COVID has had a devastating and under-recognised effect on cancer services across the patient pathway. Patients are reluctant to present; cancer and COVID symptoms have the potential for conflation and there has been a reduction in capacity across cancer pathways. It is clear that COVID is a particular threat to those with compromised immune systems, however, it is vital that cancer services resume to prevent delays in diagnosis that would set the NHS back decades in terms of cancer outcomes.
The effects of COVID on cancer have been through three main areas:
1. Decreased patient presentation, leading to increased numbers of later stage diagnoses. The rationale for the decrease is likely multifactorial but hypotheses include:
– fear of contracting COVID
– fear of overburdening the NHS
– misconception the NHS is closed for business as usual
– difficulties adapting to new care models (digital)
– over burdensome IPC requirements (pre and post-surgery isolation)
– mortality of patients who would have attended
2. Blanket shutdowns of activity across the NHS which heavily impacted diagnostic and referral pathways, such as screening, and prioritisation of surgical capacity meaning some elements of cancer treatments were delayed
3. Infection prevention control, IPC, procedures have reduced the volumes of patients that can be diagnosed and treated, with less theatre and endoscopy space to diagnose and treat colorectal cancer proving a particular bottleneck
As resurgence continues, cancer services are being further hit as capacity is again reduced, screening is further delayed, and patient behaviours regarding presentation avoidance continue. We have seen in Liverpool already the need to delay some cancer surgery due to the inability to guarantee ITU beds post-surgery as they struggle to cope with increased COVID admissions. Despite recent recommencement of national cancer awareness campaigns, patient presentation is likely to remain below 2019 levels. Additionally, the regional lockdown approach, if returned to post the nation-wide lockdown ends in December, will create an increased variation of impact across geographies and continue the disparity in effects across the different tumour types.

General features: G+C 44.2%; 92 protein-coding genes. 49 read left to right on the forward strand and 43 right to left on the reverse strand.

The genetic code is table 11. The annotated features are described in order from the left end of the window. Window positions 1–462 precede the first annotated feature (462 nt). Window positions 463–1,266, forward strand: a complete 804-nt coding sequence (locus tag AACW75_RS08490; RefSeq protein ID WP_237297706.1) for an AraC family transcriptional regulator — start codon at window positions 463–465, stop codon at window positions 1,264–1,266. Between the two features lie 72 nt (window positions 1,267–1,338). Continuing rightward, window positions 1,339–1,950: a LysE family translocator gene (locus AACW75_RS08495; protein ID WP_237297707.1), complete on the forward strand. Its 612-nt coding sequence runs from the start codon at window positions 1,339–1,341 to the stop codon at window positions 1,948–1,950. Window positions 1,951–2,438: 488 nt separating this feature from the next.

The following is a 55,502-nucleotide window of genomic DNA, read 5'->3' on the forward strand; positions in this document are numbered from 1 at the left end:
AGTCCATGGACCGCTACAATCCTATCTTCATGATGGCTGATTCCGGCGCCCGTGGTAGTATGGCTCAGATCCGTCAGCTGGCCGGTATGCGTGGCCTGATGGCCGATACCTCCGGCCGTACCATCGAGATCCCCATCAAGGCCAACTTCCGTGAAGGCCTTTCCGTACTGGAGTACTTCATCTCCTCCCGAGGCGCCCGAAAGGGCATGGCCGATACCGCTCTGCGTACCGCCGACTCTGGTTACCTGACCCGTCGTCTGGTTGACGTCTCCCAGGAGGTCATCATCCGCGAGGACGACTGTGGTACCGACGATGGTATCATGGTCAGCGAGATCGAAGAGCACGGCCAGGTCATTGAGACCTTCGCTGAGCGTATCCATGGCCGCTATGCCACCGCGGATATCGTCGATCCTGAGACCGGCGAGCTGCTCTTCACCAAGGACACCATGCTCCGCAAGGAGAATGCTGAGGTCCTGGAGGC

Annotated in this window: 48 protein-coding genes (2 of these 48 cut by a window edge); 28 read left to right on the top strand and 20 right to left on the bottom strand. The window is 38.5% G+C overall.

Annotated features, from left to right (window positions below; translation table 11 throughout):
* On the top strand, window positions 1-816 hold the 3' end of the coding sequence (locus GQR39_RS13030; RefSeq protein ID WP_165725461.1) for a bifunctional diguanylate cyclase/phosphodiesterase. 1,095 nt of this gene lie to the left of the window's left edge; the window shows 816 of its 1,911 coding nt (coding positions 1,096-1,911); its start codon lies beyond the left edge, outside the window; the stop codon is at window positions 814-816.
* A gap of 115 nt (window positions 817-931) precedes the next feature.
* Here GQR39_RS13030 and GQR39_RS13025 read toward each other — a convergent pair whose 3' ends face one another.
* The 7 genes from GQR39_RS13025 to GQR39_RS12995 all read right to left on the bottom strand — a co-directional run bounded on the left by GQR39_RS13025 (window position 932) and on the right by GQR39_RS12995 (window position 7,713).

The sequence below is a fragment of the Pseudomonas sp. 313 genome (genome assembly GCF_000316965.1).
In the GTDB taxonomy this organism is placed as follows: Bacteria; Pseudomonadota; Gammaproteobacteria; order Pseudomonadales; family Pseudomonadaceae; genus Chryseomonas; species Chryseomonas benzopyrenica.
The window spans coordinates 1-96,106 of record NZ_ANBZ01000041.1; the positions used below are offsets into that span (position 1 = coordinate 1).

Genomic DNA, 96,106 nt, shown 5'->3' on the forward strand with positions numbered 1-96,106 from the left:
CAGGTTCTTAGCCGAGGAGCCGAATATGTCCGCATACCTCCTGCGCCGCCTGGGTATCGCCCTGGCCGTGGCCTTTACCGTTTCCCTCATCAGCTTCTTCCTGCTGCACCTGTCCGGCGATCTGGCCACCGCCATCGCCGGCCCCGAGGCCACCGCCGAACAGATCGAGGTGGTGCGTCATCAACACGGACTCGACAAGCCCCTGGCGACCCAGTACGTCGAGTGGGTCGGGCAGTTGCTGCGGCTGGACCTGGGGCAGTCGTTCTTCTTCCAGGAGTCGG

To prevent a large number of excess deaths from cancer, whilst acknowledging that the second peak will necessitate further changes in cancer pathways, there are steps NHS providers could take to protect cancer patients and deliver reassurance that the NHS is safe and open for business.
1. Encourage patients to present
Patient presentation to primary care substantially fell during the first peak and do not appear to have either returned to pre-COVID levels nor have been entirely compensated by increases elsewhere in the system. We would expect to see above pre-COVID levels of two-week wait volumes to account for patients who delayed their presentation but, unfortunately, this is not happening. Identification of the cohorts of patients who are not presenting in terms of age, indices of deprivation, tumour type etc. is needed to then understand why they are not presenting and target advertising and outreach to these groups at pace.